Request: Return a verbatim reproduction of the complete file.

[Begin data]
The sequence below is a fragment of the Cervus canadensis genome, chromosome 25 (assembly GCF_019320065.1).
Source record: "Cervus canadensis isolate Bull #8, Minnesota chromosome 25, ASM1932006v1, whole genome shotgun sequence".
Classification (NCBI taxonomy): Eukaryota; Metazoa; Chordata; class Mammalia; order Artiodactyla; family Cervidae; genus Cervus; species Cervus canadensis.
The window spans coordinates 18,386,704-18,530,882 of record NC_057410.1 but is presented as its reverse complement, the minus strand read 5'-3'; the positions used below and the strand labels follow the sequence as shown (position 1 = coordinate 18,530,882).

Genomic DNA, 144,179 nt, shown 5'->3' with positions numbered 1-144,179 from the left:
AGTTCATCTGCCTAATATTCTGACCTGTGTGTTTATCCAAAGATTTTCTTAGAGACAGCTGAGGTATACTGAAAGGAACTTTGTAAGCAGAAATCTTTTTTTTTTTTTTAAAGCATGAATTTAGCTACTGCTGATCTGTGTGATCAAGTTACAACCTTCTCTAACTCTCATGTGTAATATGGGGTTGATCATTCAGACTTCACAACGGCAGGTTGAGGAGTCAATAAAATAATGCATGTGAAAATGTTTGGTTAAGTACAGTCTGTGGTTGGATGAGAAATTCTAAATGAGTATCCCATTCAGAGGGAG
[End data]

The sequence below is a fragment of the Cervus canadensis genome, chromosome 25 (assembly GCF_019320065.1).
Source record: "Cervus canadensis isolate Bull #8, Minnesota chromosome 25, ASM1932006v1, whole genome shotgun sequence".
Classification (NCBI taxonomy): Eukaryota; Metazoa; Chordata; class Mammalia; order Artiodactyla; family Cervidae; genus Cervus; species Cervus canadensis.
The window spans coordinates 18,386,704-18,530,882 of record NC_057410.1 but is presented as its reverse complement, the minus strand read 5'-3'; the positions used below and the strand labels follow the sequence as shown (position 1 = coordinate 18,530,882).

Genomic DNA, 144,179 nt, shown 5'->3' with positions numbered 1-144,179 from the left:
AGTTCATCTGCCTAATATTCTGACCTGTGTGTTTATCCAAAGATTTTCTTAGAGACAGCTGAGGTATACTGAAAGGAACTTTGTAAGCAGAAATCTTTTTTTTTTTTTTAAAGCATGAATTTAGCTACTGCTGATCTGTGTGATCAAGTTACAACCTTCTCTAACTCTCATGTGTAATATGGGGTTGATCATTCAGACTTCACAACGGCAGGTTGAGGAGTCAATAAAATAATGCATGTGAAAATGTTTGGTTAAGTACAGTCTGTGGTTGGATGAGAAATTCTAAATGAGTATCCCATTCAGAGGGAG